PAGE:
My very first task in the lab as an undergrad was to pull layers of fungus off dozens of cups of tomato juice. My second task was PCR, at which I initially excelled. Cock-sure after a week of smaller samples, I remember confidently attempting an 80-reaction PCR, with no positive control. Every single reaction failed. Which is to say that science doesn’t let you go for long without failure.
I’ve been thinking a lot about this PCR, partly because I’m returning to molecular work after a seven year gap. But mostly, I’ve been thinking about how my bosses responded to that failed reaction. I don’t remember the precise details but I suspect my immediate mentors, other lab members, regaled me with their own “shit happens” stories. I vividly recall a flash of disappointment across the face of one of my PIs, probably mourning all that wasted Taq. That combination—“this happens to all of us, but it really would be best if it didn’t happen again”—was exactly what I needed to keep going and to be more careful.
In the time since I was a college freshman, I’ve learnt how widely varied different academic mentoring styles are. And my overwhelming feeling in the face of what I’ve learnt is gratitude at having dodged the “tough love” bullet. “Tough love” is the idea that because doing science requires a tough skin, it is a mentor’s role to provide the stimulus for that skin toughening. I know that I would have wilted under such mentoring, and I know plenty of others who feel similarly.
But “tough love” mentoring in science seems to persist so much as to be mostly unremarked upon. Take, for example, this excerpt from Hope Jahren’s widely acclaimed new memoir, Lab Girl:
Either you think this is business-as-usual in a science lab, or, like me, you read this and worry that all you are destined to be is an adequate scientist, that you are one of the many who will be weeded out of science because you aren’t tough enough, aren’t dedicated enough, and do consider your time (literally the only thing we’re guaranteed in this world) of some value.
If my first experiences in science had been like this, I doubt I would be doing a Ph.D. I took a quick poll of about 15 of my grad student and postdoc friends, asking them to imagine how they’d react in that situation. Not a single one of them believed that they’d have stayed that extra hour. Of course, your mileage may vary—maybe something like this was your first experience in science, and you thrived because of it. And having mentored a grand total of four undergrads, it obviously isn’t my place to tell anyone else how to mentor their students. But I do know how I’d respond as a mentee, and I do wonder who ends up being excluded from science when tests of this manner are devised for students to “pass”.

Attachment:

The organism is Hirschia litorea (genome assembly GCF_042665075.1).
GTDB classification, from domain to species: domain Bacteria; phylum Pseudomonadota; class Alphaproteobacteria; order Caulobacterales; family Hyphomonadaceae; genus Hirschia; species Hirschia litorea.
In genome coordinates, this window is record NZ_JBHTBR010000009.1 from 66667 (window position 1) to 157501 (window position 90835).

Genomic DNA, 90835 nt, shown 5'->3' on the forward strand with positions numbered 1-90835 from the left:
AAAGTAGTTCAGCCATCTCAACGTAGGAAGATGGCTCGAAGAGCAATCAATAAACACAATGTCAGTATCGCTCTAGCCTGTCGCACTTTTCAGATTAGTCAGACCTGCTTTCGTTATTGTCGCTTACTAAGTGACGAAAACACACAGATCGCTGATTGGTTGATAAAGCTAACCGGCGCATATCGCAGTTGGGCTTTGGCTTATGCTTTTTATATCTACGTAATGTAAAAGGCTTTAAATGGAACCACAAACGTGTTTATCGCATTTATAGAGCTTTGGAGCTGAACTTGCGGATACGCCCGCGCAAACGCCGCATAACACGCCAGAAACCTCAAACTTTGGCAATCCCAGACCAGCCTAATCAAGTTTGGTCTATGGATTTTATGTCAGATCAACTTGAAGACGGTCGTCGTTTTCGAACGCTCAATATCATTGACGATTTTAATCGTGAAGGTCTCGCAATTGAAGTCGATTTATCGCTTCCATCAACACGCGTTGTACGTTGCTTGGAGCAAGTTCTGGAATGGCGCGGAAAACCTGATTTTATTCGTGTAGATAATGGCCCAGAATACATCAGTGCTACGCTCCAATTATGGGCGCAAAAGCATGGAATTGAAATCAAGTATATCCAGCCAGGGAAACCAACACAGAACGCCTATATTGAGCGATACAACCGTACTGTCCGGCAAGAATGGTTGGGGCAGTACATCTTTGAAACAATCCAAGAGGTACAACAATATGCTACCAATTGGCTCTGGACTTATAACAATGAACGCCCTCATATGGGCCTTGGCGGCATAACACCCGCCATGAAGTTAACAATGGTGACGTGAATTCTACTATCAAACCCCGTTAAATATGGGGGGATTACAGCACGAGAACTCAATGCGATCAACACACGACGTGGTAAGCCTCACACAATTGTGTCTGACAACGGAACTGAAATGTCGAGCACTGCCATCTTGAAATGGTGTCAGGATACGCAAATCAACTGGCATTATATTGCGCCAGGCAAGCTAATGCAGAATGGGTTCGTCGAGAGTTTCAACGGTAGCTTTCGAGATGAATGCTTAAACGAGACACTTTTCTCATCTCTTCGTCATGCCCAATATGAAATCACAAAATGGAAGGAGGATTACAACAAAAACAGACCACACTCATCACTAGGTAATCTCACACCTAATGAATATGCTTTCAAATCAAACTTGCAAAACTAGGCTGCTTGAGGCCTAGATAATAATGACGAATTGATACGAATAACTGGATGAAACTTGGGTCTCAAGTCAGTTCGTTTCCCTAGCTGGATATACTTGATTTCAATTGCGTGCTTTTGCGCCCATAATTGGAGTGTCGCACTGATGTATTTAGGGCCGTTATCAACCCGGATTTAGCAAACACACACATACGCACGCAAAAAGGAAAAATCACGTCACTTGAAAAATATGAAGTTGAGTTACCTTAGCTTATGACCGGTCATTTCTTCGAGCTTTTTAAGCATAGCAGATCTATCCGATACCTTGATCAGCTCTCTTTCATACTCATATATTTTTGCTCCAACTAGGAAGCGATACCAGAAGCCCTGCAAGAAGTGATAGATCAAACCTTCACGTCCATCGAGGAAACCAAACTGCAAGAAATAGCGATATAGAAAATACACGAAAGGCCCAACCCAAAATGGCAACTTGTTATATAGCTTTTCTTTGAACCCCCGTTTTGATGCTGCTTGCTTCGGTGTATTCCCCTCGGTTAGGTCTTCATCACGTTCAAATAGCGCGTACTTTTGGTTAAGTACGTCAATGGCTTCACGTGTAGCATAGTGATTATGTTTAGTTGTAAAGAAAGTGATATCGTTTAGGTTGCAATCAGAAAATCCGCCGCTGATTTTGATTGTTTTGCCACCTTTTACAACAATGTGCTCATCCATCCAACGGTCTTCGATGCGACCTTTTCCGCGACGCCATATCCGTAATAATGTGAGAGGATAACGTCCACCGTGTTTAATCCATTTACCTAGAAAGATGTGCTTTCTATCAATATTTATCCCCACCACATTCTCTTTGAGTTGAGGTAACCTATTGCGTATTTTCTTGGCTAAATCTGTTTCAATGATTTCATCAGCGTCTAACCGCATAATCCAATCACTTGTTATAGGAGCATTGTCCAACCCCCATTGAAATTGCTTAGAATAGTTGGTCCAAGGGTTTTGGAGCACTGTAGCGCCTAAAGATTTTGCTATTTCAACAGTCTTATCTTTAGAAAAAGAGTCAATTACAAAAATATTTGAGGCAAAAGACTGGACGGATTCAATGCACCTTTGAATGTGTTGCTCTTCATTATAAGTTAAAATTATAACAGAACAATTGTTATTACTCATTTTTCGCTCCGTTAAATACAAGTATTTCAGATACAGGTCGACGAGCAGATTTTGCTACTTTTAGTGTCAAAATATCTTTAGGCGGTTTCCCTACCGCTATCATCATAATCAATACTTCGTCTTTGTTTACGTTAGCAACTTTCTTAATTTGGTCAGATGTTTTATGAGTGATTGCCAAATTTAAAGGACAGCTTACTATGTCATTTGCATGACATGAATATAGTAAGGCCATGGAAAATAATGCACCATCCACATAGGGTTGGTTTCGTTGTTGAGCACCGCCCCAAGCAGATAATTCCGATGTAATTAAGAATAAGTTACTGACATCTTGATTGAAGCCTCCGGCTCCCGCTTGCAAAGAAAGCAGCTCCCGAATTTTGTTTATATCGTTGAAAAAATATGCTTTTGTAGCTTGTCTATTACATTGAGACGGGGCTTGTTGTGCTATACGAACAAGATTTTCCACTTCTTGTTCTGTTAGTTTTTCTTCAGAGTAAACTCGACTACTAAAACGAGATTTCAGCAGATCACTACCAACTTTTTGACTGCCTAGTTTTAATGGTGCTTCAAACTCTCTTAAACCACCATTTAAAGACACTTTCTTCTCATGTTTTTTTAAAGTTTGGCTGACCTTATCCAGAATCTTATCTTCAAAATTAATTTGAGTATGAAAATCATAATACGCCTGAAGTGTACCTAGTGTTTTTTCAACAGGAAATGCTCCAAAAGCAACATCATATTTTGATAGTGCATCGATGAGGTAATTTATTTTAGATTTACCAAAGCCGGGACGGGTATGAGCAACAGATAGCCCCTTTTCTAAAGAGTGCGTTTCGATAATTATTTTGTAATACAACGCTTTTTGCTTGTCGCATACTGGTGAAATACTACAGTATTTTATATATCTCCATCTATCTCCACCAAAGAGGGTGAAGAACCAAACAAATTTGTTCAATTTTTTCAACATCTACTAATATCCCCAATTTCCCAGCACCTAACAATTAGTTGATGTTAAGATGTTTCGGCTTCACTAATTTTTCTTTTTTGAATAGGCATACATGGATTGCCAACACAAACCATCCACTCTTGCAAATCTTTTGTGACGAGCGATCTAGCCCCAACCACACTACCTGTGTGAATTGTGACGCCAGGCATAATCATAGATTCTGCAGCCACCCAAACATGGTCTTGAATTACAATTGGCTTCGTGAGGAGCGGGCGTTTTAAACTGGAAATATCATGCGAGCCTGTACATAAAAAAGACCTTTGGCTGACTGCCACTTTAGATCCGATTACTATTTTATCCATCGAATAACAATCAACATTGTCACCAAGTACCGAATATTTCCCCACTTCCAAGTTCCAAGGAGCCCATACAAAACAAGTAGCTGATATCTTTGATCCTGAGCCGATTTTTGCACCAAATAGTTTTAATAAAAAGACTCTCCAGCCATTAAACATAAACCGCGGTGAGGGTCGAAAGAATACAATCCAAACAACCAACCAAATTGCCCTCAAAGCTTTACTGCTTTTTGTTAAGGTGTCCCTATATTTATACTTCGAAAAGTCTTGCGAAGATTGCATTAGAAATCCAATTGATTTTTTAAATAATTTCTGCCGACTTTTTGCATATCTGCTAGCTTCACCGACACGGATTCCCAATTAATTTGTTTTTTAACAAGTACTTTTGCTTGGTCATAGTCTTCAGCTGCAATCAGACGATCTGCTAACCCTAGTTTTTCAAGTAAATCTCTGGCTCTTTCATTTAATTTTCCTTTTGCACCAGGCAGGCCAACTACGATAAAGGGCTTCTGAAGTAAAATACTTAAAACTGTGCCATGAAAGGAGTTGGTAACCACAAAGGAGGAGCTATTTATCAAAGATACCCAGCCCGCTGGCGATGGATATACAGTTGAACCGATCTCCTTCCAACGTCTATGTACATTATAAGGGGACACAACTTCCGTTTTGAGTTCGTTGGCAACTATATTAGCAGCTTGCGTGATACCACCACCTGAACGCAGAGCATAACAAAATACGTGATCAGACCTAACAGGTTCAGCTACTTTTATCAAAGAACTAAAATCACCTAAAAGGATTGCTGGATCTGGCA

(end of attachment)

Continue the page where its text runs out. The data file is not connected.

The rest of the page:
As my failed 80-reaction PCR and many subsequent failures have shown me, science is tough enough without the hurdles placed before us, consciously or unconsciously, by our peers and superiors. As a community, we need to figure out which of the tasks we require of scientists-in-training are vital to making us good scientists, and which serve simply as hoops to jump through, excluding anyone who isn’t a very particular type of person. This is especially vital because the track record of who is consistently underrepresented in science is clear.
We’ll likely never all agree on how much tough love is the right amount to prepare someone for a career in science. Our disagreement is a good thing, and will provide a range of mentoring environments in which a range of people will thrive. But students entering science need to know that this range exists, that tough love isn’t the only way that scientists are trained. There are alternatives to being thrown in the deep end, and it’s possible to have the time and space to learn to swim, to gradually grow a tougher skin, before you sink. There is no single story on the basis of which you should decide not to enter the water at all.
And if it’s true that mentoring in science is, at present, overwhelmingly tough love-ish, is that something we want to change? Yes, if we’re at all committed to making science accessible to people from varied backgrounds, and ensuring that they (we) have the space to thrive.
Thanks to the eleven people, spanning a range of career stages, who read this post over and offered comments/suggestions before it went public.
P.S. Letting fungus grow on tomato seeds mixed in tomato juice them is a clever way to get the gelatinous coat off the tomato seeds, which helps the seeds germinate without rotting
P.P.S. Dr. Jahren has a couple of questions for me (and you) in response to this post:
- Amongst theoreticians (as opposed to — or perhaps in addition to — laboratory or field experimentalists), it is very common to require a graduate student to take difficult course(s) in higher math, coding, statistics etc., without any guarantee that the techniques taught will be directly useful or even invoked during the dissertation project, under the expectation that what the student learns from struggling with the material is a useful general enrichment. For some students, these types of courses serve as roadblocks to progressing. Does this at all relate to the tough-love mentoring phenomenon you name and describe?
- The extremely competitive funding situation in science research has a direct effect on the amount of productivity that must be proposed and then delivered in order to “make ends meet” in the laboratory for each 3-year cycle (e.g., the numbers-budget breakdown that I offered in Part 2 is illustrative). To what extent does this provide a structural constraint on the amount of time and energy available for the trial and error process that is so important during learning? Would changing the availability and mechanism of funding for students have an effect on tough-love mentoring?
I’ll be pondering these questions; in the meanwhile, chime in with your thoughts in the comments below!